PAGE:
“Lakhu”, Gouache Watercolour by Mumbiram, 1985

“Lakhu”, Gouache Watercolour by Mumbiram, 1985

Lakhu was born in Karachi, now in Pakistan. As a young man Lakhu left Karachi to escape the Hindu-Muslim carnage that took place during the partition of India in 1947. Mumbiram met Lakhu for the first time in 1985 one day in the early morning hours in the Mandai Market place near Mumbiram’s atelier.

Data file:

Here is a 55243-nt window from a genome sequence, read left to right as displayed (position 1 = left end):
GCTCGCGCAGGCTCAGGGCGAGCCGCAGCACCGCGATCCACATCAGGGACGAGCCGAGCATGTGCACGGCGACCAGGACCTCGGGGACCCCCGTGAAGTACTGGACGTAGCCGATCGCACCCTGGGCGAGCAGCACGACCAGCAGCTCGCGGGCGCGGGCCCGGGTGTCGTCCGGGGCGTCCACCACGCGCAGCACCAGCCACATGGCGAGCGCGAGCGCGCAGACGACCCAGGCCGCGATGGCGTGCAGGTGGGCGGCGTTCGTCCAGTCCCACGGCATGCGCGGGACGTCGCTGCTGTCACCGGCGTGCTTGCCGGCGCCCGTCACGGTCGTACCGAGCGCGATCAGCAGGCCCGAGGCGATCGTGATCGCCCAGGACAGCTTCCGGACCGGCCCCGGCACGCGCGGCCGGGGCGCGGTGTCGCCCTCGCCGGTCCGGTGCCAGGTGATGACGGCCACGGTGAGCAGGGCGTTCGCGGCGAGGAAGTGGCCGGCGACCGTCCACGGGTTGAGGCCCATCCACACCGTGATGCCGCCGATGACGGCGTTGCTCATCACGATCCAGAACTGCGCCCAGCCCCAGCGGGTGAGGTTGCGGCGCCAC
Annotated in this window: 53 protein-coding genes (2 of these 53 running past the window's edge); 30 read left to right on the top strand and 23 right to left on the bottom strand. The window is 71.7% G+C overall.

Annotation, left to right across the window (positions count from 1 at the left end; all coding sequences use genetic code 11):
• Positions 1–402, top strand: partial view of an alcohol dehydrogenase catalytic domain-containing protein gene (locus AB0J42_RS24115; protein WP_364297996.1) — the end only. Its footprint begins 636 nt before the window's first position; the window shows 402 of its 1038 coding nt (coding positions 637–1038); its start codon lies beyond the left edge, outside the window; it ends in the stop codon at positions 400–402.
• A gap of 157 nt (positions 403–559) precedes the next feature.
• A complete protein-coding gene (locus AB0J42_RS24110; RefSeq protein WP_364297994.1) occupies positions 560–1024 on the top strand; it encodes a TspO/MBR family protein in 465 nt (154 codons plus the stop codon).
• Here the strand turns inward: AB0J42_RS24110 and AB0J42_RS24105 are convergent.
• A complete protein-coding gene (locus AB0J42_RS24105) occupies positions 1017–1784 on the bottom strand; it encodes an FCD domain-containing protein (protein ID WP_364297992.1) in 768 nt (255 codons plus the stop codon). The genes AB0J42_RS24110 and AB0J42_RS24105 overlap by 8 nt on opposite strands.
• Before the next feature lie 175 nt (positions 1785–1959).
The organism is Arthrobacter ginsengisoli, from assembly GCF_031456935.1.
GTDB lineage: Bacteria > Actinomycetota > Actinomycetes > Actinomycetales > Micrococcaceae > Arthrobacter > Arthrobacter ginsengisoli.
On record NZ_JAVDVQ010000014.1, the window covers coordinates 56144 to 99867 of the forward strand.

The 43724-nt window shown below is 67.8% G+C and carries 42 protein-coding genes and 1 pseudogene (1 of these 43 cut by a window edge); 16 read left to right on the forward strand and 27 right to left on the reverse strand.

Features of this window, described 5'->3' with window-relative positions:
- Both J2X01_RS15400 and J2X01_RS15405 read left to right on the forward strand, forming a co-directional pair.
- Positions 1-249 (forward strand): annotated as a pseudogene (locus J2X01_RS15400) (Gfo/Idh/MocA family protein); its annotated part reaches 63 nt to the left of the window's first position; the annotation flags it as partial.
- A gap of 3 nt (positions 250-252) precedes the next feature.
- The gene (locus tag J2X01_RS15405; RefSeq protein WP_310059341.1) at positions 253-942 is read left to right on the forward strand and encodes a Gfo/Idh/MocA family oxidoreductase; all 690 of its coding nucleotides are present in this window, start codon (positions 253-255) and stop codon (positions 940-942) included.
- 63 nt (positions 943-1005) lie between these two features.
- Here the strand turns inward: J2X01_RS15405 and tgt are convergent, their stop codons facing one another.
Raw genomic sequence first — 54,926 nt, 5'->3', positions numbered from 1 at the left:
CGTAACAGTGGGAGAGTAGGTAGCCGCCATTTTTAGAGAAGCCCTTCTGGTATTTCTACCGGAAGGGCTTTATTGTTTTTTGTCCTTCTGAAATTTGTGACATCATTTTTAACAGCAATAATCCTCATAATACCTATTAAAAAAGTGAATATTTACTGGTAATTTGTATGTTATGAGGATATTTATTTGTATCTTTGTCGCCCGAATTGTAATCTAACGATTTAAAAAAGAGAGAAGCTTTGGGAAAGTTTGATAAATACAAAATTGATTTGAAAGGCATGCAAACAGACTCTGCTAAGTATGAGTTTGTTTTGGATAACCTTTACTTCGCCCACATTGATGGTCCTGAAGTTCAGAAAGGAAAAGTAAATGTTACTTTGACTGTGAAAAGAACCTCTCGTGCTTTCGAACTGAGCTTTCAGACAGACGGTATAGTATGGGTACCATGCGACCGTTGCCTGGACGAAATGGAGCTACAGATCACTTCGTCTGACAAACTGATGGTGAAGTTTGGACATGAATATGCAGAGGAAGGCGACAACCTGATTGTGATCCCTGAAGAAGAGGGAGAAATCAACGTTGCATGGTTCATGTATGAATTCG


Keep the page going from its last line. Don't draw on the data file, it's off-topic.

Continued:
Mumbiram has recounted that meeting in some detail some years later. Lakhu was in a state of wild excitement. He was carrying a broom in his hand which he held high as he made wild and loud pronouncements that were nearly incomprehensible. Mumbiram was reminded of Nietzsche’s ‘Mad Man in the Marketplace’, who pronounced that God is dead. Beginning that first meeting Mumbiram and Lakhu developed a very close friendship that Mumbiram has recounted in the article ‘Who’s afraid of Friedrich Nietzsche?’ published in the Pune Digest in 1989. Ironically Lakhu, who left Karachi to escape from Hindu-Muslim riots, died in a minor Hindu-Muslim riot in the slums of Pune at the hands of youth who mistook him for a Muslim. Mumbiram was inspired to write the article to pay his tribute to this very precious friend that he had lost. Lakhu had been a cartpuller in the local hardware market area. His cart was the only thing that he had. He slept under it at night. With Lakhu Mumbiram could share rare moments of philosophical discussions. For him Lakhu was a gentleman and a friend with whom he could share the creative world of an artist. Lakhu was visiting Mumbiram’s studio regularly. He always brought as gift things like stone utensils, broken clay lamps, which he found along the historical Nagzari stream etc. and emptied his “booty” quite happily on the floor in front of Mumbiram. He was one of the few people Mumbiram would allow to watch him painting. The legendary work “Forest Women visiting Krishna and the Gopis” was one of the paintings Lakhu witnessed in its creation. Mumbiram will always remember the great talks with Lakhu about who is a Gopi and who is a Pulindi. Mumbiram has recounted the making of this painting of Lakhu in great detail. One day Mumbiram had met a young women from Israel, named Rachel (pronounced Rakheli in Hebrew), who said she was also an artist. Mumbiram invited her to make a picture which was when Lakhu had dropped in. Mumbiram gave her all the paper, paints and brushes. Mumbiram’s watercolour portrait of Lakhu was completed in no more than 30 minutes. Rakheli was still working on the pencil layout. Mumiram worked directly with his brush without any pencil work. The gang of Mumbiram’s rag-picker friends had also dropped in and crowded Lakhu from the left and right. That’s why Lakhu is seen with his shoulders shrinking. Lakhu was a gentleman. This painting is one of the best examples of Mumbiram’s hands-on-approach to painting. Mumbiram himself cannot believe that he made such a painting. It was a Leela. This is how Mumbiram has summarized his account of Lakhu: Lakhuji cartpuller, adored by the rag-pickers, inspiration of the artist, like a transparent rendering out of earthy gouache colours, he was handsomely unknown all his days.